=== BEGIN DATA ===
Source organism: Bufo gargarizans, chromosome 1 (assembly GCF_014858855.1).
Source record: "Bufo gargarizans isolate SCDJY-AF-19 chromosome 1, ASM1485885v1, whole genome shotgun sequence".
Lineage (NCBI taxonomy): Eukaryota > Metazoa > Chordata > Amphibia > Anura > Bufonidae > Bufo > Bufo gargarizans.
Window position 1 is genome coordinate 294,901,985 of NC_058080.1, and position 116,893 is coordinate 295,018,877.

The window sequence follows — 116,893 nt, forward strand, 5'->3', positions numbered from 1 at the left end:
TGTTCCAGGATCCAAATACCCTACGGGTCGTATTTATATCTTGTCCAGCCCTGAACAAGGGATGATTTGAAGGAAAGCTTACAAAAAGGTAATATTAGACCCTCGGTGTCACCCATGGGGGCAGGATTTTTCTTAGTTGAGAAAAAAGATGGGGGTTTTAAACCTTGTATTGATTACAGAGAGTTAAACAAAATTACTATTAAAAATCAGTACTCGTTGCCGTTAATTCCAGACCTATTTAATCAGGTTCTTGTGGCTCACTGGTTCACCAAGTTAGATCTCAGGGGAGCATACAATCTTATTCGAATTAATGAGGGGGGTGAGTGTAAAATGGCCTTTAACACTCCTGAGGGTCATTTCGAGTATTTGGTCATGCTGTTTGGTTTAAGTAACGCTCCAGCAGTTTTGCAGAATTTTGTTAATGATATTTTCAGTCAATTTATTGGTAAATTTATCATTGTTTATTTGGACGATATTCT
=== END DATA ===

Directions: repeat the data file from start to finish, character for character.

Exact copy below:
Source organism: Bufo gargarizans, chromosome 1 (assembly GCF_014858855.1).
Source record: "Bufo gargarizans isolate SCDJY-AF-19 chromosome 1, ASM1485885v1, whole genome shotgun sequence".
Lineage (NCBI taxonomy): Eukaryota > Metazoa > Chordata > Amphibia > Anura > Bufonidae > Bufo > Bufo gargarizans.
Window position 1 is genome coordinate 294,901,985 of NC_058080.1, and position 116,893 is coordinate 295,018,877.

The window sequence follows — 116,893 nt, forward strand, 5'->3', positions numbered from 1 at the left end:
TGTTCCAGGATCCAAATACCCTACGGGTCGTATTTATATCTTGTCCAGCCCTGAACAAGGGATGATTTGAAGGAAAGCTTACAAAAAGGTAATATTAGACCCTCGGTGTCACCCATGGGGGCAGGATTTTTCTTAGTTGAGAAAAAAGATGGGGGTTTTAAACCTTGTATTGATTACAGAGAGTTAAACAAAATTACTATTAAAAATCAGTACTCGTTGCCGTTAATTCCAGACCTATTTAATCAGGTTCTTGTGGCTCACTGGTTCACCAAGTTAGATCTCAGGGGAGCATACAATCTTATTCGAATTAATGAGGGGGGTGAGTGTAAAATGGCCTTTAACACTCCTGAGGGTCATTTCGAGTATTTGGTCATGCTGTTTGGTTTAAGTAACGCTCCAGCAGTTTTGCAGAATTTTGTTAATGATATTTTCAGTCAATTTATTGGTAAATTTATCATTGTTTATTTGGACGATATTCT